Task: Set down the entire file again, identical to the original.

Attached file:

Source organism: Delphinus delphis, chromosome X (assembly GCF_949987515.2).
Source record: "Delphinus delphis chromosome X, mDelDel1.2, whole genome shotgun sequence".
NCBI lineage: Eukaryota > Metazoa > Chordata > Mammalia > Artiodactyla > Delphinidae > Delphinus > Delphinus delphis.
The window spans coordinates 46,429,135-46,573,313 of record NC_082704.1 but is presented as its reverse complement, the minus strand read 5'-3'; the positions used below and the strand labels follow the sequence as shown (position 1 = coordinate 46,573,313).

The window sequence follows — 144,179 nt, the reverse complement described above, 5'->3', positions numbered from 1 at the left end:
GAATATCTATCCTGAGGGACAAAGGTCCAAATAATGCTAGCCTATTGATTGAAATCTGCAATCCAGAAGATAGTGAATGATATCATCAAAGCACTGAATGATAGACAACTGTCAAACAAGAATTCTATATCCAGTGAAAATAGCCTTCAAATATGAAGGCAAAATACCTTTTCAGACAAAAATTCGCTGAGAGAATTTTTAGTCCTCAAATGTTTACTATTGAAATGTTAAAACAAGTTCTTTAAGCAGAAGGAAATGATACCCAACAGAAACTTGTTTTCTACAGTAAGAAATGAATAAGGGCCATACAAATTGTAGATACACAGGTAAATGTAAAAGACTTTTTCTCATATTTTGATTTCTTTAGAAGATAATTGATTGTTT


Source organism: Delphinus delphis, chromosome X (assembly GCF_949987515.2).
Source record: "Delphinus delphis chromosome X, mDelDel1.2, whole genome shotgun sequence".
NCBI lineage: Eukaryota > Metazoa > Chordata > Mammalia > Artiodactyla > Delphinidae > Delphinus > Delphinus delphis.
The window spans coordinates 46,429,135-46,573,313 of record NC_082704.1 but is presented as its reverse complement, the minus strand read 5'-3'; the positions used below and the strand labels follow the sequence as shown (position 1 = coordinate 46,573,313).

The window sequence follows — 144,179 nt, the reverse complement described above, 5'->3', positions numbered from 1 at the left end:
GAATATCTATCCTGAGGGACAAAGGTCCAAATAATGCTAGCCTATTGATTGAAATCTGCAATCCAGAAGATAGTGAATGATATCATCAAAGCACTGAATGATAGACAACTGTCAAACAAGAATTCTATATCCAGTGAAAATAGCCTTCAAATATGAAGGCAAAATACCTTTTCAGACAAAAATTCGCTGAGAGAATTTTTAGTCCTCAAATGTTTACTATTGAAATGTTAAAACAAGTTCTTTAAGCAGAAGGAAATGATACCCAACAGAAACTTGTTTTCTACAGTAAGAAATGAATAAGGGCCATACAAATTGTAGATACACAGGTAAATGTAAAAGACTTTTTCTCATATTTTGATTTCTTTAGAAGATAATTGATTGTTT